Here is another lessons learned from my world, but this time the focus is BPM, not SOA. I have mentioned many times how we sold the business on BPM and SOA. After modeling the future state processes and creating a roadmap of projects based on a combination of business priority and service reuse, we took our business case to the finance department and secured funding for a number of high ROI projects. The funds secured were for procurement of BPM and SOA tools (BPMS, ESB, Data Services, etc.) and for capital labor to work on the various projects. We also were able to justify two new positions in a new department in the business who is responsible for business processes. Sounds good so far, right?
Well, we should have funded one more thing and that is an initiative to change our culture to be process centric. The two new resources are consumed in the new projects which means the process of becoming a process-centric culture will take a very long time. It takes focus and dedication to the cause to train staff, hire experienced talent, and move the organization to a place where optimizing business processes is the norm. So what is the down side?
Although we are providing a ton of value by automating processes, connecting legacy systems, providing visibility into the workflow, shortening the order life cycle, and leveraging operational dashboards and reporting, we are not creating processes that are as efficient as they could be. In some instances, users are asking for the same functionality and processes that exist today. There is still too much focus on reports and not enough focus on data and there is still too much emphasis on exceptions and not enough standardization.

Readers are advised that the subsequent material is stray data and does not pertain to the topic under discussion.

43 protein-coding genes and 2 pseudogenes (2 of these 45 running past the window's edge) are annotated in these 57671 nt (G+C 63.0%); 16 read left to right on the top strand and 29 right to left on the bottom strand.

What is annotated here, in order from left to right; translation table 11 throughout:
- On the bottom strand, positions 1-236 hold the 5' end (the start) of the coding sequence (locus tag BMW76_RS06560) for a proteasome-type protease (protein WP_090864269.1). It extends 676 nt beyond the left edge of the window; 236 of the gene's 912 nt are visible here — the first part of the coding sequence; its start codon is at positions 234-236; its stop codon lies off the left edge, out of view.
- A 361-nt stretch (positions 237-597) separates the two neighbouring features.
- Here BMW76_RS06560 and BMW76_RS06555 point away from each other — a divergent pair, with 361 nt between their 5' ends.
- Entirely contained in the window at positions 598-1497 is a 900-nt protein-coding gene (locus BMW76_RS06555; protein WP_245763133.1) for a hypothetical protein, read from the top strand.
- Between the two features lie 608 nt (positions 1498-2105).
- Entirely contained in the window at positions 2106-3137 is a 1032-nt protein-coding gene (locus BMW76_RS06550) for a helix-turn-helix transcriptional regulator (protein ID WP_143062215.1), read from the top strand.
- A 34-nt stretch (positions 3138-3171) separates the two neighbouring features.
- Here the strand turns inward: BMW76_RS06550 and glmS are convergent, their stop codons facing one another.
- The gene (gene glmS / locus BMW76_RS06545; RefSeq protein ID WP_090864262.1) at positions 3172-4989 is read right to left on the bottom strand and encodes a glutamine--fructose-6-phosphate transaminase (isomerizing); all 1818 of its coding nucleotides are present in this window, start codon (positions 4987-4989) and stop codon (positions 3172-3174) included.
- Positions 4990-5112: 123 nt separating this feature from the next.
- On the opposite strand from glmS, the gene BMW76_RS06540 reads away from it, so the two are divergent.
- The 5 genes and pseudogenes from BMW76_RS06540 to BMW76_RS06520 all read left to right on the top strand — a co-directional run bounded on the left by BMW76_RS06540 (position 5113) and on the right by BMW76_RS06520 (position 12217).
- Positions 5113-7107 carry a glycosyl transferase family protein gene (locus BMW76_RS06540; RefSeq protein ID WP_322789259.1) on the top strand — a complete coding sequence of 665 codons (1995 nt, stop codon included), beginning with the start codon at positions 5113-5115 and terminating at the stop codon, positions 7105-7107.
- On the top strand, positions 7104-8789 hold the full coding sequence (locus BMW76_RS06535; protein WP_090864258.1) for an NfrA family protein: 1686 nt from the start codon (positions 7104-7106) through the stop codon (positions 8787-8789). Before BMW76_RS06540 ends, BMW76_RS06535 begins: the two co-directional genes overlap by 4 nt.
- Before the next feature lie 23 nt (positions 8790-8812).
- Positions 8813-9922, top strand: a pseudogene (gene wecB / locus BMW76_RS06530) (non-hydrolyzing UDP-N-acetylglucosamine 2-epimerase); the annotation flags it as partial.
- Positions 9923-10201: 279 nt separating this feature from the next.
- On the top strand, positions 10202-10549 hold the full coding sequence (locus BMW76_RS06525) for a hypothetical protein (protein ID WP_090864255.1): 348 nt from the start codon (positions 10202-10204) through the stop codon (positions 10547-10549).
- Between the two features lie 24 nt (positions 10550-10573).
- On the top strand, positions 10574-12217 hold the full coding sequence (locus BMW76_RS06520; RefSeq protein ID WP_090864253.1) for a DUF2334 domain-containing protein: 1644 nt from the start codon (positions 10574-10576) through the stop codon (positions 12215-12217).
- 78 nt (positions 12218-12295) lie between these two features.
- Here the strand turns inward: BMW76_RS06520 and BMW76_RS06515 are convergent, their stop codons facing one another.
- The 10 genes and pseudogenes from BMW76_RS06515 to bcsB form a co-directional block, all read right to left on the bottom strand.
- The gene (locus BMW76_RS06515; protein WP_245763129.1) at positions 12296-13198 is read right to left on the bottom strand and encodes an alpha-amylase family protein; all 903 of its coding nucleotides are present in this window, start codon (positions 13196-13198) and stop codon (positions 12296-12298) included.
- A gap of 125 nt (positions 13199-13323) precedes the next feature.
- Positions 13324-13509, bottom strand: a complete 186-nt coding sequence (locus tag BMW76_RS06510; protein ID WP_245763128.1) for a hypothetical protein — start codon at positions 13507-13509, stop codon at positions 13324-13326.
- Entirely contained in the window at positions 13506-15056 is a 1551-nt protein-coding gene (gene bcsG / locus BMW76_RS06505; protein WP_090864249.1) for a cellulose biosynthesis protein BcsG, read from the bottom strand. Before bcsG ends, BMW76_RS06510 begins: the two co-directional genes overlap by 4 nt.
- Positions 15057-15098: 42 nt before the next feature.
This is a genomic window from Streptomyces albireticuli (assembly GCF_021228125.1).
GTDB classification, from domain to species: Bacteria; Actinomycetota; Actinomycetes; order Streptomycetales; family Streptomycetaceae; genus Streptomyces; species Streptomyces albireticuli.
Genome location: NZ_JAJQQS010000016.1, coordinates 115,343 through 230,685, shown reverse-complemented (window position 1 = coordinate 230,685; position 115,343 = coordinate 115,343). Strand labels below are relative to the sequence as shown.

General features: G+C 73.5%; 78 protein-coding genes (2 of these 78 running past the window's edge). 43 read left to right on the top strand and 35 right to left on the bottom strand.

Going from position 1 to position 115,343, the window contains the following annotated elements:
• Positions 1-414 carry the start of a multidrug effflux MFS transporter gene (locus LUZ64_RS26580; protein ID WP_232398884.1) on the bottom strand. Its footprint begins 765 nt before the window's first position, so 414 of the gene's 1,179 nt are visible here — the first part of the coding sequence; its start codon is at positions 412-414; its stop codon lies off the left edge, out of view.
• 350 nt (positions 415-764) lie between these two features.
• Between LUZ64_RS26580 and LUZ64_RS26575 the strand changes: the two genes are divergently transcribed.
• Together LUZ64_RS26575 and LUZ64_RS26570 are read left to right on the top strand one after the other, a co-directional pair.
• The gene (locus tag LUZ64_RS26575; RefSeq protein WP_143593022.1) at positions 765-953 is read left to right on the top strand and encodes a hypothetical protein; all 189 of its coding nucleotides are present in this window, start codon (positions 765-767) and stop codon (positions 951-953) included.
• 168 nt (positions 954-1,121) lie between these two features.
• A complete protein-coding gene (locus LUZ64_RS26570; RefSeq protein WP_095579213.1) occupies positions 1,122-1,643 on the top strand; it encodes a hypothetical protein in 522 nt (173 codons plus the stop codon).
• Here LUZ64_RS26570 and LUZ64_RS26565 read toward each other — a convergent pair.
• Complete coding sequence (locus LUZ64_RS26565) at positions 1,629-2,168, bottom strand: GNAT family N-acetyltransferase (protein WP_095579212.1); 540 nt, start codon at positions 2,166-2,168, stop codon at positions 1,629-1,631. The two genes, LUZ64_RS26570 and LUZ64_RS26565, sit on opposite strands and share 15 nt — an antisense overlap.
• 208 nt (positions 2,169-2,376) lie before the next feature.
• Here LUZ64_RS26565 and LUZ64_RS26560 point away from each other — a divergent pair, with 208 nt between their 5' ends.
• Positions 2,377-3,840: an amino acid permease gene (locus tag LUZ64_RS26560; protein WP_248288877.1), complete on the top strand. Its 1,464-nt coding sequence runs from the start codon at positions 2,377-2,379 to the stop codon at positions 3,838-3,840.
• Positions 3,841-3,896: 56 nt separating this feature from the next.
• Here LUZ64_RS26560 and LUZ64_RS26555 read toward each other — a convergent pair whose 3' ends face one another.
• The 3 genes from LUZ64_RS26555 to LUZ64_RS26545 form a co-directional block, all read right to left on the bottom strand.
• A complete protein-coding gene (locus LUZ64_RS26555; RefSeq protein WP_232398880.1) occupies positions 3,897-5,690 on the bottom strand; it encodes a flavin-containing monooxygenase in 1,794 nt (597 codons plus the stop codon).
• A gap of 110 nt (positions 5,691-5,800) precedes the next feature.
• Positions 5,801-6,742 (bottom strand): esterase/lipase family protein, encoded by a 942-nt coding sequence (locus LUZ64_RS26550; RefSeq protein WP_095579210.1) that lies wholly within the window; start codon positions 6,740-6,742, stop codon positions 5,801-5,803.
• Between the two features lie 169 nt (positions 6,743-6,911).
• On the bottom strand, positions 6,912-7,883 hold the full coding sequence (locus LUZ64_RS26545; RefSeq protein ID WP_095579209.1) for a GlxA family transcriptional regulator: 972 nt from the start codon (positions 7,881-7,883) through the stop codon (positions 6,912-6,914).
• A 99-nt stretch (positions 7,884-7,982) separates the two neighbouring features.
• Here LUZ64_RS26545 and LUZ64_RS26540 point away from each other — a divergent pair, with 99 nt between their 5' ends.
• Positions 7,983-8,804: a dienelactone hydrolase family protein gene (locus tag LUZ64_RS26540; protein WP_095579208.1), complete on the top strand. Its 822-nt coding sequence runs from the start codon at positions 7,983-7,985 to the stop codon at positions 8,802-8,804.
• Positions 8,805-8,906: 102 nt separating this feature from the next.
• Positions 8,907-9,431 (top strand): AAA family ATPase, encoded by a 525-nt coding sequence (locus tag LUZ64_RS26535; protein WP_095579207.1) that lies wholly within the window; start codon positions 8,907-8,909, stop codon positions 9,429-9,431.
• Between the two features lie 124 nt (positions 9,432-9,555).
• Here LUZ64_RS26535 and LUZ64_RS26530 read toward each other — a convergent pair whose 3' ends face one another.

Is it a disaster? No. Could we be developing more efficient processes? Yes. I am hoping that with each iteration we will improve the processes and the business folks will become more process-centric over time. I do feel that if we could have justified an initiative to create a process-centric culture, we would achieve a higher ROI and see the benefits of it quicker.
So the lesson learned that I would like to share is don't forget to invest in change management initiatives. Getting funds for a culture change initiative is not easy, but you should strongly consider trying. Some companies already have business process centers of excellence or practice methodologies like TQM, Six Sigma, Lean etc. For those who don't, the earlier the culture becomes process centric, the better the Return on Investment.
Here are a few of my other lessons learned from past posts:
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